Wines from Beaujolais
The Beaujolais region is in the southern part of Burgundy or the central-right part of France near the Swiss city of Geneva. While administratively considered part of the Burgundy wine region, the climate is closer to Rhône and the wine is sufficiently individual in character to be considered separate from Burgundy and Rhône.
Beaujolais is synonymous with the Gamay grape, as that is almost all of what they make there. Gamay is a red grape with thin skins and so produces red wine with low tannins. Gamay from the region also tends to be very light-bodied for a red wine and relatively high in acidity.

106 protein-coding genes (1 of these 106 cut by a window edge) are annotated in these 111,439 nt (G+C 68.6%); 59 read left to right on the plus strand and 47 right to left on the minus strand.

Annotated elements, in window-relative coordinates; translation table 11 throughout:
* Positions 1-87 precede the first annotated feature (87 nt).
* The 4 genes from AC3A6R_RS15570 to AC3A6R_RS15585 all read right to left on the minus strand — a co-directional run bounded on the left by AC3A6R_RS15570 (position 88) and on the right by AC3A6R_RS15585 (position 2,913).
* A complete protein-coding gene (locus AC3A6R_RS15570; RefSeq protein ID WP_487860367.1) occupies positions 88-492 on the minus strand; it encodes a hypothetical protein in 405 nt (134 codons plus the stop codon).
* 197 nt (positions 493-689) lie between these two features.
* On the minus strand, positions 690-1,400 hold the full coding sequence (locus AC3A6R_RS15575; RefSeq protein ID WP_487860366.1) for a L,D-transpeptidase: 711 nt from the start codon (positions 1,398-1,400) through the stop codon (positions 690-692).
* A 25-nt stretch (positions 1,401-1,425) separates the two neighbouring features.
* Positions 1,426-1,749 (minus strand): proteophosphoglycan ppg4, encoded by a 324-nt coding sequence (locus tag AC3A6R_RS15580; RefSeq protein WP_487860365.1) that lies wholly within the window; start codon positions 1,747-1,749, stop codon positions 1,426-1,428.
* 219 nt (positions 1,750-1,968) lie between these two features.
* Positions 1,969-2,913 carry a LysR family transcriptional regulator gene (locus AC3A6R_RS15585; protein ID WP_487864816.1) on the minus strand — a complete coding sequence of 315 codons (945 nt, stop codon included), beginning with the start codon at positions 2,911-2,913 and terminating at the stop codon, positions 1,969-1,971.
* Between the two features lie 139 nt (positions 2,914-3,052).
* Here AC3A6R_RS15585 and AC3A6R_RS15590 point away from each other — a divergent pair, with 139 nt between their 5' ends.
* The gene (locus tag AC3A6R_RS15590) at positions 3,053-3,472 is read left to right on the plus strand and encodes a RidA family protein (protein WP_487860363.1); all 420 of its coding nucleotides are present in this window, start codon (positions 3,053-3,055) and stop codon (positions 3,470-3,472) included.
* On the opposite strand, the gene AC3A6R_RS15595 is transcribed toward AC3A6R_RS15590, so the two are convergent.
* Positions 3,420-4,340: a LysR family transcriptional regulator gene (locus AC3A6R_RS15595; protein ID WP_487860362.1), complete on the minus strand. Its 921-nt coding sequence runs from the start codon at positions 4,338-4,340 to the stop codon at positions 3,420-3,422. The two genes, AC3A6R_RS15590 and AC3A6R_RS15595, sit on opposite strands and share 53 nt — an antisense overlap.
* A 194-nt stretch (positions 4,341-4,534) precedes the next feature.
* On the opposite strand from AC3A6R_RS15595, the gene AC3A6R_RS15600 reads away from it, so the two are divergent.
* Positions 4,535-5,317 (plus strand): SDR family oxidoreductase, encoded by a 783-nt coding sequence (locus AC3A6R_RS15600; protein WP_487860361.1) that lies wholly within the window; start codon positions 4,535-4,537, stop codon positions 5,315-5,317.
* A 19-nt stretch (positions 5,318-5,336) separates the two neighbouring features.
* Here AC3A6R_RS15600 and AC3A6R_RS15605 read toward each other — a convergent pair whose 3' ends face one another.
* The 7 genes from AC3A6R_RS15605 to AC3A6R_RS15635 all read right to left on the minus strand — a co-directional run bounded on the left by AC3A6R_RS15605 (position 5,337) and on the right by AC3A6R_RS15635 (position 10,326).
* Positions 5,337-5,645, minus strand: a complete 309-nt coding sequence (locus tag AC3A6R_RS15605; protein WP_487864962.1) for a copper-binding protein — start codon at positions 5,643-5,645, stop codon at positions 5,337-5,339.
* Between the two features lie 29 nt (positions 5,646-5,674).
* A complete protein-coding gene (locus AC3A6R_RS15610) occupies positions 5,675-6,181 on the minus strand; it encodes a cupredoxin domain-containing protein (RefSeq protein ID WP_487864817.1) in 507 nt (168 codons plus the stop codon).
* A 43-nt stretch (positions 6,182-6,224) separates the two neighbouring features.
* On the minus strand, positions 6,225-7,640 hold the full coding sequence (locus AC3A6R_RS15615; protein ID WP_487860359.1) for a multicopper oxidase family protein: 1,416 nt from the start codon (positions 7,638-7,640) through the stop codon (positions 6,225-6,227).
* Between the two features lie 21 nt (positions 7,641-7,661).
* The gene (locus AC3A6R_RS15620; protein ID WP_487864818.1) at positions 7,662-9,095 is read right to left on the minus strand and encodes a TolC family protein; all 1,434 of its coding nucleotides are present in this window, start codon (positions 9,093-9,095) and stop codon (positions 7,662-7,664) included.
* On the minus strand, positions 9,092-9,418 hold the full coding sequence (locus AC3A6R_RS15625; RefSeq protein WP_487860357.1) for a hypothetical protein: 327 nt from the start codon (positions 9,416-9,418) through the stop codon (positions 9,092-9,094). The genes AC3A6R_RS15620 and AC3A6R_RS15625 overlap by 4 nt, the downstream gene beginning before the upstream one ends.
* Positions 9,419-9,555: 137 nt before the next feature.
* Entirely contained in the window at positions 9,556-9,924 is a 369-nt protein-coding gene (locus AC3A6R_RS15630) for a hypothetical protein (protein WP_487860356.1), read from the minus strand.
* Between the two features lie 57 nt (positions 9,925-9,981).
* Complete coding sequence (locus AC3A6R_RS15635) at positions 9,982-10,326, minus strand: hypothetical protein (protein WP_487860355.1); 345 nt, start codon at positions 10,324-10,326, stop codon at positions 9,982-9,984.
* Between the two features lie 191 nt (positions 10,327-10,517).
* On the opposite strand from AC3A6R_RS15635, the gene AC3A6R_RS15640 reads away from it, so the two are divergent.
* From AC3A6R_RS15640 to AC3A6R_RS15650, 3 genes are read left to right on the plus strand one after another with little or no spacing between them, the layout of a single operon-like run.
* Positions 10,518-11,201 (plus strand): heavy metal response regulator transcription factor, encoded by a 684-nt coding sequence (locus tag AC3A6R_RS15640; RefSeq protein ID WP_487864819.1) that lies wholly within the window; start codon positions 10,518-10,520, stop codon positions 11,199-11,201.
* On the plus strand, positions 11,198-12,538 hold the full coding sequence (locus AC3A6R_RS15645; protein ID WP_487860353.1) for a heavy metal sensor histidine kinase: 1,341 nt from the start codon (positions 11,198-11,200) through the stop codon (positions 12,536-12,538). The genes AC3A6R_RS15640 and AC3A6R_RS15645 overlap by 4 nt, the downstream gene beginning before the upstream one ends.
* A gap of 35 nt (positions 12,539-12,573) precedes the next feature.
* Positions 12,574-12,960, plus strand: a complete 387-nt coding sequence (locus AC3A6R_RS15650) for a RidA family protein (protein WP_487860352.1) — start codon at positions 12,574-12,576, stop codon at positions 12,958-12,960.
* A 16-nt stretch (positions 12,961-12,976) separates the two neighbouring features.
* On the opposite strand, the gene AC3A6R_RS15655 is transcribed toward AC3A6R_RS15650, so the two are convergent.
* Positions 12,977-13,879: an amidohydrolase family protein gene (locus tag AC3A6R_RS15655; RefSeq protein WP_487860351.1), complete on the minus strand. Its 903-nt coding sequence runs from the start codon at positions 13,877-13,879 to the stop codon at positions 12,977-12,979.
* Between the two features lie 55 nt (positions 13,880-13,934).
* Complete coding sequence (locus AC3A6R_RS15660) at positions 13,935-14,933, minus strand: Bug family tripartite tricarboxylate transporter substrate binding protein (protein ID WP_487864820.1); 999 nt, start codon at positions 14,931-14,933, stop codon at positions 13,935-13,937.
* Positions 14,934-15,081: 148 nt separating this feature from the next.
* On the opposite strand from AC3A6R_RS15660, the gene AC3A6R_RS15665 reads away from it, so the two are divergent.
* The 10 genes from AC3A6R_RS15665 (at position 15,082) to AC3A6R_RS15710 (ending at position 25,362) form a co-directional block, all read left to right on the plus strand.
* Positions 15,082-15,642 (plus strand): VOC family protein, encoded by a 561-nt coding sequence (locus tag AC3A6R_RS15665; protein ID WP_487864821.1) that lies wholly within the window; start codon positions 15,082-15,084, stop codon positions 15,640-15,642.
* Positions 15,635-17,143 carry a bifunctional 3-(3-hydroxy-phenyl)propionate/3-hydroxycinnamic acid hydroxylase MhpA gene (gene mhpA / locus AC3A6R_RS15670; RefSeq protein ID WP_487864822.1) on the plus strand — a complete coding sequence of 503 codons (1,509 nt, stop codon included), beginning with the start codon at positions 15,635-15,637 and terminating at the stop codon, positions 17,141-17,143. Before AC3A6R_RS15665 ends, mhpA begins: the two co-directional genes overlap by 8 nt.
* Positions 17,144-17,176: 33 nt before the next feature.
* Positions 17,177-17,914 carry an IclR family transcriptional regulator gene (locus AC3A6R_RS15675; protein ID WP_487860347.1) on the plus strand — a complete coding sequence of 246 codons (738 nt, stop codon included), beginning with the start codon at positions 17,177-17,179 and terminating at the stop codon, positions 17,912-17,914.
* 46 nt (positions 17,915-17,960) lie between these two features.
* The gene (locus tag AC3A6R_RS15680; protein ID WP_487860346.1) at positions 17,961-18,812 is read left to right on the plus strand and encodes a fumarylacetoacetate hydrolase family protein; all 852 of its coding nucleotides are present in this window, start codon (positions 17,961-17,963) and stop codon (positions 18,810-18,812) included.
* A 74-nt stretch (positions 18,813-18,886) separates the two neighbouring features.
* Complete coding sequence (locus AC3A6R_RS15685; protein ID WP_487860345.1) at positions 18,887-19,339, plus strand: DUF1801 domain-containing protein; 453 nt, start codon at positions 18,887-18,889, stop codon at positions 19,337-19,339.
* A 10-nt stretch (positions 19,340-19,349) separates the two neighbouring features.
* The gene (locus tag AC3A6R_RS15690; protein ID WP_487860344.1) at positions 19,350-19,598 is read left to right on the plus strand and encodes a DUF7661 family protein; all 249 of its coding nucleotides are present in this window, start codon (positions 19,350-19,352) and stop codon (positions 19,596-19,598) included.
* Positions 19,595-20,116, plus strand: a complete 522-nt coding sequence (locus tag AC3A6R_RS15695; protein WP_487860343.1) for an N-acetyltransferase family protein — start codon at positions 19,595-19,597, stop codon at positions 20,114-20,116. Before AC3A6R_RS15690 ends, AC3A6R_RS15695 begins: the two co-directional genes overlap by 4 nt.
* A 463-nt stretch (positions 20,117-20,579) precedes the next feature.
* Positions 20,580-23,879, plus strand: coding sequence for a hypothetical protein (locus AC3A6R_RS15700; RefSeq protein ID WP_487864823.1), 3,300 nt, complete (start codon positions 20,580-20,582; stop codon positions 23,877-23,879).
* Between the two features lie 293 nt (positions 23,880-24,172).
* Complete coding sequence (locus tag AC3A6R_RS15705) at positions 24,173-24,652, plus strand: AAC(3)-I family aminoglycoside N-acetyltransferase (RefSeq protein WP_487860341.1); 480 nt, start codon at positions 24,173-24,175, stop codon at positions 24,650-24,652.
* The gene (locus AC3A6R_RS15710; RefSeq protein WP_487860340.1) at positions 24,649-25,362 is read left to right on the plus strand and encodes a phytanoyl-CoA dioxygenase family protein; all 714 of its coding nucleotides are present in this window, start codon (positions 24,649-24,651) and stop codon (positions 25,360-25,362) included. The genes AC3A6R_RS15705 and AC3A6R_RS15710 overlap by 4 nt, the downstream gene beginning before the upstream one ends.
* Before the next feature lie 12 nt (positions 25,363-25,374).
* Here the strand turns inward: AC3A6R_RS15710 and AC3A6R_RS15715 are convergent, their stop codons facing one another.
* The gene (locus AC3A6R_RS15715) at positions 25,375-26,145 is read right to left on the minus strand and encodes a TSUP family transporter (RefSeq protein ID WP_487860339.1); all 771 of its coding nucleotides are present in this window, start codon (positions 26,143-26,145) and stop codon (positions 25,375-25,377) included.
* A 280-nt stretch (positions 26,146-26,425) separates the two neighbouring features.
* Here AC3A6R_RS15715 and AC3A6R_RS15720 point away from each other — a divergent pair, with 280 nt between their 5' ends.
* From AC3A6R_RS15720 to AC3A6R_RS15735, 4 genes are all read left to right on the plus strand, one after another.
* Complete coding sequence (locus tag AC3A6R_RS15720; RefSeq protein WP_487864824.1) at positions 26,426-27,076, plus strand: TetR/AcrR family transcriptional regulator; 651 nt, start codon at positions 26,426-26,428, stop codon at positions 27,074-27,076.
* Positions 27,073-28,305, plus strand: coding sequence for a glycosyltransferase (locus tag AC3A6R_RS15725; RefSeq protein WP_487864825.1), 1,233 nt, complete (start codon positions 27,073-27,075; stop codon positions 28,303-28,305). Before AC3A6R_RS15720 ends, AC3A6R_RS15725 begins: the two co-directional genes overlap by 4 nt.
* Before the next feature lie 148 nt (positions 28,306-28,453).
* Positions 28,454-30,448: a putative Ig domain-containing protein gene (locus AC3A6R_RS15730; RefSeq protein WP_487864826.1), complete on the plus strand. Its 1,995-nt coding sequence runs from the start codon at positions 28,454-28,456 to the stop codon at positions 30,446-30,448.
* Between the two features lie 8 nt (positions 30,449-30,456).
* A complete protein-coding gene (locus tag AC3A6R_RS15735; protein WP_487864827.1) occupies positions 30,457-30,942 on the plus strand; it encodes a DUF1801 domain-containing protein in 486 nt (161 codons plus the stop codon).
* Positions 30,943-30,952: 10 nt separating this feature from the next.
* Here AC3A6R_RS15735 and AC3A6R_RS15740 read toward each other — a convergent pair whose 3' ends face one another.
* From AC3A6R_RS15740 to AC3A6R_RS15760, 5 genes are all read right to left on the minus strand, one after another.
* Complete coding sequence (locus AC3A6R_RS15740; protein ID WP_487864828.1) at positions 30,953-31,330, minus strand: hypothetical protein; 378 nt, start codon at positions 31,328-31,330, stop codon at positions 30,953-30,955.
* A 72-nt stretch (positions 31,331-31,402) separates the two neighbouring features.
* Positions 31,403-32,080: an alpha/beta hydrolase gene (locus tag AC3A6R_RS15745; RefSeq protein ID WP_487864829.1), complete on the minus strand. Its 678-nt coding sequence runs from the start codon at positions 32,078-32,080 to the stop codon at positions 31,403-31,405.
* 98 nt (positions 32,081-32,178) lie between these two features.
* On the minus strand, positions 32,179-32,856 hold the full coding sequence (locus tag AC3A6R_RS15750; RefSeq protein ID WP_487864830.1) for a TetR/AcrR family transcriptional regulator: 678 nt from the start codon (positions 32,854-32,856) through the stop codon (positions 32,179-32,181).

The region is also renowned internationally for it’s use of carbonic maceration. This is a winemaking technique where whole grapes are fermented in a carbon dioxide rich environment prior to crushing. Normally, wines are crushed to free the pulp and juice which is then fermented with yeast to convert the sugars into alcohol. Wines that are made by carbonic maceration are fruity and are very low in tannins as they haven’t had as much skin contact. Wines are also ready to drink quickly but lack the structure for long-term aging.